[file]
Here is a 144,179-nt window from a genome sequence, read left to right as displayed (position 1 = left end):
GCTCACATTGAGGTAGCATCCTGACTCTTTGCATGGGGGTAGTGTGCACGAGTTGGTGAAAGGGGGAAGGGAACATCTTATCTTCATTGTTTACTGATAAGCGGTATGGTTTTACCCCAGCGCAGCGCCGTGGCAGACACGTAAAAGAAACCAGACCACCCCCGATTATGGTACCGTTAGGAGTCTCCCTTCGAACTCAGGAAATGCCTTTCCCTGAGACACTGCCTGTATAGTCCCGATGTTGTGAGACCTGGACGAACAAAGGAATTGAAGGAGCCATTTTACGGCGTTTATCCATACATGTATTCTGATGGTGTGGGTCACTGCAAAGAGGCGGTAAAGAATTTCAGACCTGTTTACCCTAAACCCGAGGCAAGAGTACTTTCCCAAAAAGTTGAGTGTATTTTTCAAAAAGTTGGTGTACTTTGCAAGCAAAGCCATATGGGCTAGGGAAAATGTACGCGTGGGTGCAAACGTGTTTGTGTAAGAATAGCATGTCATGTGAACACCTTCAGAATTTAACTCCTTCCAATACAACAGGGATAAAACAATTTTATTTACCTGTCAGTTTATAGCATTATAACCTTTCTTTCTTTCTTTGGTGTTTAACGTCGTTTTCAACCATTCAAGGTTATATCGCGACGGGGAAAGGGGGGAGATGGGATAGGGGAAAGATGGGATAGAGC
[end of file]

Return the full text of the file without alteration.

Here is a 144,179-nt window from a genome sequence, read left to right as displayed (position 1 = left end):
GCTCACATTGAGGTAGCATCCTGACTCTTTGCATGGGGGTAGTGTGCACGAGTTGGTGAAAGGGGGAAGGGAACATCTTATCTTCATTGTTTACTGATAAGCGGTATGGTTTTACCCCAGCGCAGCGCCGTGGCAGACACGTAAAAGAAACCAGACCACCCCCGATTATGGTACCGTTAGGAGTCTCCCTTCGAACTCAGGAAATGCCTTTCCCTGAGACACTGCCTGTATAGTCCCGATGTTGTGAGACCTGGACGAACAAAGGAATTGAAGGAGCCATTTTACGGCGTTTATCCATACATGTATTCTGATGGTGTGGGTCACTGCAAAGAGGCGGTAAAGAATTTCAGACCTGTTTACCCTAAACCCGAGGCAAGAGTACTTTCCCAAAAAGTTGAGTGTATTTTTCAAAAAGTTGGTGTACTTTGCAAGCAAAGCCATATGGGCTAGGGAAAATGTACGCGTGGGTGCAAACGTGTTTGTGTAAGAATAGCATGTCATGTGAACACCTTCAGAATTTAACTCCTTCCAATACAACAGGGATAAAACAATTTTATTTACCTGTCAGTTTATAGCATTATAACCTTTCTTTCTTTCTTTGGTGTTTAACGTCGTTTTCAACCATTCAAGGTTATATCGCGACGGGGAAAGGGGGGAGATGGGATAGGGGAAAGATGGGATAGAGC